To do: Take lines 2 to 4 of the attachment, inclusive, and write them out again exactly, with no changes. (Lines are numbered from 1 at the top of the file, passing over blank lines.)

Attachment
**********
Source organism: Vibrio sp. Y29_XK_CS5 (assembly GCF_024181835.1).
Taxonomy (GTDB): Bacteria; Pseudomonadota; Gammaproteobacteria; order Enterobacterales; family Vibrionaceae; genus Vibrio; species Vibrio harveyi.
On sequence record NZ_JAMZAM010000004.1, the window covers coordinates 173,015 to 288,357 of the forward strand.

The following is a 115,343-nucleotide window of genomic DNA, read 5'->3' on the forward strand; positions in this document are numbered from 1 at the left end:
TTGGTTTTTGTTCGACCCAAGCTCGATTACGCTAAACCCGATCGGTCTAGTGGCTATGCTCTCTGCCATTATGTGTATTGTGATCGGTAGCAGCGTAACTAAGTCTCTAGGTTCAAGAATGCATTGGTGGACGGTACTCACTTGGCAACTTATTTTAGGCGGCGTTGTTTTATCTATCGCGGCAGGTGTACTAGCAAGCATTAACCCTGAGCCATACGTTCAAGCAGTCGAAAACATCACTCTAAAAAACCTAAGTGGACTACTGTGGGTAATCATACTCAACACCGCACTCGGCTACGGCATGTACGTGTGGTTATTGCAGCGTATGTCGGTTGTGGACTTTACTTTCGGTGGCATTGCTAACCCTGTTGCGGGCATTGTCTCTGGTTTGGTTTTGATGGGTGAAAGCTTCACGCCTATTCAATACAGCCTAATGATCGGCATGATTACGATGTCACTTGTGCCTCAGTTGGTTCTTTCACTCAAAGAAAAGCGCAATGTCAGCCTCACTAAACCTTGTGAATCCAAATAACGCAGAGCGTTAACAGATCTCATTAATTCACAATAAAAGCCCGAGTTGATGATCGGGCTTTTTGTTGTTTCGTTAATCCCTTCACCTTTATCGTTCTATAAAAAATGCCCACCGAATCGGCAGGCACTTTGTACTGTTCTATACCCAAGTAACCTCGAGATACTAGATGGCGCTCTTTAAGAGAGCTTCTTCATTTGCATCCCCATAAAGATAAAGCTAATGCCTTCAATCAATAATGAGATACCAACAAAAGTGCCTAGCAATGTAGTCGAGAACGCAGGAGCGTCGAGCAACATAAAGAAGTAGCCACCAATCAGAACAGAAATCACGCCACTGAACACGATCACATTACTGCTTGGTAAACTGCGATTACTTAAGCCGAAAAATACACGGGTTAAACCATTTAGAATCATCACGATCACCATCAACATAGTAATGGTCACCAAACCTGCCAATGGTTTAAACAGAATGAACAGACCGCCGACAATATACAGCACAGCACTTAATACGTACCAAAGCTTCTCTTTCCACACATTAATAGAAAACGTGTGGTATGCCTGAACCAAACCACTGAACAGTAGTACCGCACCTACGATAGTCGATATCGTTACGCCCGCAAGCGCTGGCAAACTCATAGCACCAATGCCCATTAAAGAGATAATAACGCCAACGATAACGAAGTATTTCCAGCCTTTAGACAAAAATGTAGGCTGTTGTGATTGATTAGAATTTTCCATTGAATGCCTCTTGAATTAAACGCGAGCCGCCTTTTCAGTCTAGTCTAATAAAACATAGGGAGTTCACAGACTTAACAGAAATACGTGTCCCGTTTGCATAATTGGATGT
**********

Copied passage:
Taxonomy (GTDB): Bacteria; Pseudomonadota; Gammaproteobacteria; order Enterobacterales; family Vibrionaceae; genus Vibrio; species Vibrio harveyi.
On sequence record NZ_JAMZAM010000004.1, the window covers coordinates 173,015 to 288,357 of the forward strand.

The following is a 115,343-nucleotide window of genomic DNA, read 5'->3' on the forward strand; positions in this document are numbered from 1 at the left end: